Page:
"What happens after we die?" That's probably the oldest question in history. And the answer is simple: we become worm food. Which is to say, we decompose. And a whole lot happens to us before (and as) we become worm food, too. The decomposition of corpses is more complicated than you probably imagine. How do bodies decompose, step by step? This list includes many body decomposition facts, so you can know what it's like to decompose before you do so yourself.
First, the basics: decomposition of human (and animal) corpses occurs in five general stages: fresh, bloat, active decay, advanced decay, and dry/remains. At every stage, there are specific chemical processes as well as specific types of animals and fungi that produce distinct effects on the corpse. Along with these general stages, there are two chemical stages of decomposition, called autolysis and putrefaction. Autolysis, sometimes called "self-digestion," is the destruction of a cell through the action of its own enzymes. Putrefaction is the decomposition of proteins and the eventual liquefaction of connective tissues and internal organs.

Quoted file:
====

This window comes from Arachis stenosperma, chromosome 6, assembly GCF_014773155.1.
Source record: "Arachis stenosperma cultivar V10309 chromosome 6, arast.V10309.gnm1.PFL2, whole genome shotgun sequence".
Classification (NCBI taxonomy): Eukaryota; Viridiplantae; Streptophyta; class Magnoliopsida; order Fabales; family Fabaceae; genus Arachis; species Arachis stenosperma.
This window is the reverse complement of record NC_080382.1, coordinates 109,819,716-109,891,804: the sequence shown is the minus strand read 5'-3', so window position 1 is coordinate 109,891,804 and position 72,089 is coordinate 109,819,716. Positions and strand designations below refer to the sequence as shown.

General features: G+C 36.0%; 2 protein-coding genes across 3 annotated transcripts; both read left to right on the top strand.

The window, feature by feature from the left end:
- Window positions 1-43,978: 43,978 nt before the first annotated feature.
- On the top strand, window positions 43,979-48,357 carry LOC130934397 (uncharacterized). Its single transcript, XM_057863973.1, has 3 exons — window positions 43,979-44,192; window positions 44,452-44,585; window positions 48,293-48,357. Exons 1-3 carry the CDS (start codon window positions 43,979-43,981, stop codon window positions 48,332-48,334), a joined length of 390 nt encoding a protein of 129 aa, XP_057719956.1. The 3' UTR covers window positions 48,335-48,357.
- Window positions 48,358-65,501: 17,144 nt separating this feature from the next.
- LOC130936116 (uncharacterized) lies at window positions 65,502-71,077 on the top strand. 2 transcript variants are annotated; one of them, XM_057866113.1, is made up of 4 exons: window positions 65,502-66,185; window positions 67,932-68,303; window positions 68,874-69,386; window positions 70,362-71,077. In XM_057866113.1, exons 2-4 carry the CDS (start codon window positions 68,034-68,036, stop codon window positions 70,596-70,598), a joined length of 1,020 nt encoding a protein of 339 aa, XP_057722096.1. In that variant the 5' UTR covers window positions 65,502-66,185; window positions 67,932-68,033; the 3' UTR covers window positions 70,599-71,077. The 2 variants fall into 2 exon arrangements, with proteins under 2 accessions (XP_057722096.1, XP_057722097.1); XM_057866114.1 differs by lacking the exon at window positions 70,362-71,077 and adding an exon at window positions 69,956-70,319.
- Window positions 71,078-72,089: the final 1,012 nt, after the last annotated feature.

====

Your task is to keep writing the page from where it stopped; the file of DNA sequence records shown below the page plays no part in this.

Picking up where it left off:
The timing of these processes is one of the main things used by forensic experts in determining time of death when bodies are discovered at under mysterious circumstances. However, many factors influence the speed at which these stages occur, including temperature, moisture, and whether the body was buried. And of course, chemical preservation techniques such as embalming can interfere with, and even postpone, these processes for surprisingly long periods of time.
That said, let's get to the good stuff. Read on for some stand-out body decomposition facts, to impress all your friends at parties. If your friends are weird enough, that is.
Right After You Die, You Turn Limp and Ghostly Pale
During Algor Mortis, Your Body Becomes Cold to the Touch
In Livor Mortis, Your Blood Pools Into Your Tissues and Stains Your Skin
Flies Swarm Your Body Cavities, Enter Your Corpse, and Deposit Their Eggs